This session considers ethical questions related to Russia’s current war in Ukraine. While the fact that the war was an unprovoked gesture of imperial aggression is not in question, the broader situation poses many ethical challenges for Ukraine, for Russians, and more broadly for the international community. What is the ethical responsibility of other nations--how far should other democracies go toward defending Ukraine, which is a democracy defending itself from a strong authoritarian neighbor? Other nations could save Ukrainian lives by stepping in, at the risk of provoking a wider conflict—how are allies negotiating this situation, and are they making the right decision? Other ethical questions are posed for Russians—what is the responsibility of Russian citizens to stand up for peace when they live in an authoritarian state and risk their lives in doing so? What responsibility do international businesses bear that continue to function in Russia, or that enable the Russian state or individual wealthy Russians? Within Ukraine, what are the ethics of preventing men between the ages of 18 and 60 from leaving the country, and what rights should be afforded to conscientious objectors. Should Ukraine agree to give up territory in order to stop the war?

Café Schedule (2023-2024)
Should We Still Listen to Thriller?

Date: Wednesday, September 20, 2023 | 7:00 p.m.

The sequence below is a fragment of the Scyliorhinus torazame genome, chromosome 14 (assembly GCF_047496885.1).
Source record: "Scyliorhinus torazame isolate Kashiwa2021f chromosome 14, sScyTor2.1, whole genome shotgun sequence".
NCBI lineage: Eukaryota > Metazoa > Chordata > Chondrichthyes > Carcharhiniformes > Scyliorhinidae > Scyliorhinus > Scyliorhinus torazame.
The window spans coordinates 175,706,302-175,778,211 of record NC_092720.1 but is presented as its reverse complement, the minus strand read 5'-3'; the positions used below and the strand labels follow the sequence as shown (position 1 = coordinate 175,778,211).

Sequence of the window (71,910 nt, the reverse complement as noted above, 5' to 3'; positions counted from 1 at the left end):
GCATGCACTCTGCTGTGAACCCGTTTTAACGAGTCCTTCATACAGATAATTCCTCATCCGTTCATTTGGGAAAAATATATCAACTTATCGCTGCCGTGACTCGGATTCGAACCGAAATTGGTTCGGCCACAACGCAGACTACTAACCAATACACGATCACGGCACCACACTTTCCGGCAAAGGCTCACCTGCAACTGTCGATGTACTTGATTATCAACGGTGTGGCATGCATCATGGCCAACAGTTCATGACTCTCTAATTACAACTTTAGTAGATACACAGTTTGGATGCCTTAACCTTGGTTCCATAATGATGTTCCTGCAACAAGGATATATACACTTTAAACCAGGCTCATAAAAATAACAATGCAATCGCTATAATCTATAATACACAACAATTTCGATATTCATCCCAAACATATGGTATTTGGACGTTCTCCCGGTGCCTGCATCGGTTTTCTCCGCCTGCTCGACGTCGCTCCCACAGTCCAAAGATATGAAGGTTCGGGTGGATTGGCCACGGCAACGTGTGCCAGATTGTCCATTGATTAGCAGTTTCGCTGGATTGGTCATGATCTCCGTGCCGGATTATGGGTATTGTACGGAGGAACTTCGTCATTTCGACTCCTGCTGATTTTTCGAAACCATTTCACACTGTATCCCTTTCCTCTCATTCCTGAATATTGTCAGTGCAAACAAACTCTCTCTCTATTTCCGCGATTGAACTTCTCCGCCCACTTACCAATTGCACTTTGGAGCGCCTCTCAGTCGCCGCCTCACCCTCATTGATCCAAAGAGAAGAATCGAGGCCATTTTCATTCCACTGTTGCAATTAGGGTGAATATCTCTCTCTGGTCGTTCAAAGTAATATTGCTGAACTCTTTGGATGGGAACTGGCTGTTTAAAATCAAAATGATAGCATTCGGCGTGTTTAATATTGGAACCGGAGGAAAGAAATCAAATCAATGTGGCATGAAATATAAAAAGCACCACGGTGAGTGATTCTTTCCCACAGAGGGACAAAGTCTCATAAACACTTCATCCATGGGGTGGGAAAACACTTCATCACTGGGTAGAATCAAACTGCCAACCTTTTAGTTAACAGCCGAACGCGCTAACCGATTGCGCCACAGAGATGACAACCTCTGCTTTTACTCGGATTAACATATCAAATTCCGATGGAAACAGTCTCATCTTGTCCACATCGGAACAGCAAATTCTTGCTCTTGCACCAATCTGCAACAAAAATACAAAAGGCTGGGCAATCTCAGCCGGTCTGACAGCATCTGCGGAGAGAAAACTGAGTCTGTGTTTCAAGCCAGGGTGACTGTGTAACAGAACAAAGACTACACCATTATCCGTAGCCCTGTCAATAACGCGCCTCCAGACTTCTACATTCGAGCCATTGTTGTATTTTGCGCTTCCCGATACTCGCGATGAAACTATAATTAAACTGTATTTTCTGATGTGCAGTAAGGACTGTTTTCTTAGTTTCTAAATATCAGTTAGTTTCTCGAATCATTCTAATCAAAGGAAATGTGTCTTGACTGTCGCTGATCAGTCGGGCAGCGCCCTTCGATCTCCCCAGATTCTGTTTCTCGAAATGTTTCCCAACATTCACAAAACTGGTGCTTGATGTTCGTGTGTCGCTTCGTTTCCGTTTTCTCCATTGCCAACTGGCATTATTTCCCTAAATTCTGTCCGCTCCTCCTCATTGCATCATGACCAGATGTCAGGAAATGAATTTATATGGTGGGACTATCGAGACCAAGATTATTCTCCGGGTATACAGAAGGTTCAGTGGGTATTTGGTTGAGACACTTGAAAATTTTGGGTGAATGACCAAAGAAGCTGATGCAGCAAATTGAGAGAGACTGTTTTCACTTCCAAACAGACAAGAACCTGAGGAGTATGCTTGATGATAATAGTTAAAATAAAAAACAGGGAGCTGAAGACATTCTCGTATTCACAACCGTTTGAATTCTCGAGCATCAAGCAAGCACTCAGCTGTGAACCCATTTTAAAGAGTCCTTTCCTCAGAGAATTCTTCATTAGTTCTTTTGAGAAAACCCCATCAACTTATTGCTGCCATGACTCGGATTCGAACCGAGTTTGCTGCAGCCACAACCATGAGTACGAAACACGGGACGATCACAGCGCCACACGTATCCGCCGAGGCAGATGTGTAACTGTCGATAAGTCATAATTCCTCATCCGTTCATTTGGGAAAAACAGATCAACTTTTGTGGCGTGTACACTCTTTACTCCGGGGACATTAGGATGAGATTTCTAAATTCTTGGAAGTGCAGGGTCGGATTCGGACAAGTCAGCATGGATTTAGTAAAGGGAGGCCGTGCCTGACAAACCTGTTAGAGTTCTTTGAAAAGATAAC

Location: Brewery Nonic  
Moderator: Dr. Alexander Bozzo (Philosophy, UW-Stout)

What is the relationship between an artwork’s ethical value and its artistic value? Can works of art be worse because of their ethical flaws, or better because of their ethical merits? Can artworks even be the object of ethical evaluation in the first place—aren’t such judgments reserved for persons, actions, intentions? Such questions in the philosophy of art have reemerged in recent years: What are we to do with the comedy of Bill Cosby or Louis C.K.? Should we still listen to Michael Jackson? I don’t have the answers, but I’m hoping you might. 

Dungeons & Dragons & Discourse

Date: Wednesday, October 11, 2023 | 7:30 p.m. 
Location: Brewery Nonic  
Moderator: Dr. Cody Reimer (English, UW-Stout)

The resurgence of D&D, thanks in part to popular media like Stranger Things and the rise of actual plays like Critical Role, means that more people than ever are participating in the hobby, and that new generational and cultural sensibilities are being brought to bear on the writing, design, and community of “The World’s Greatest Roleplaying Game.” We’ll talk about the discourses that shape and move how people think about, write through, design for, and play in Dungeons & Dragons.

Drawing the Line: Does Tolerance Have Limits?

Date: Wednesday, November 8, 2023 | 7:00 p.m. 
Location: Brewery Nonic  
Moderator: Dr. Adam Kunz (Political Science, UW-Eau Claire)

A core liberal value of a just society is the notion that it should be tolerant of a multitude of lifestyles, beliefs, and cultures. At the same time, justice is generally believed to demand adherence to mutually agreed upon rules that all must obey, e.g., laws and societal norms. To what extent are the concepts of tolerance and universal justice consistent with one another? How should a just society define tolerance? How far does it extend and does it have limits? To root the discussion, consider the case of Employment Division v. Smith, in which an insular minority religion ran afoul of generally applicable criminal laws. How should such cases be resolved?

Back from the Dustbin?  The Marxist Critique in the Twenty-First Century 

Date: Wednesday, December 13, 2023 | 7:00 p.m. 
Location: Brewery Nonic  
Moderator: Dr. Christopher Marshall (History, UW-Stout)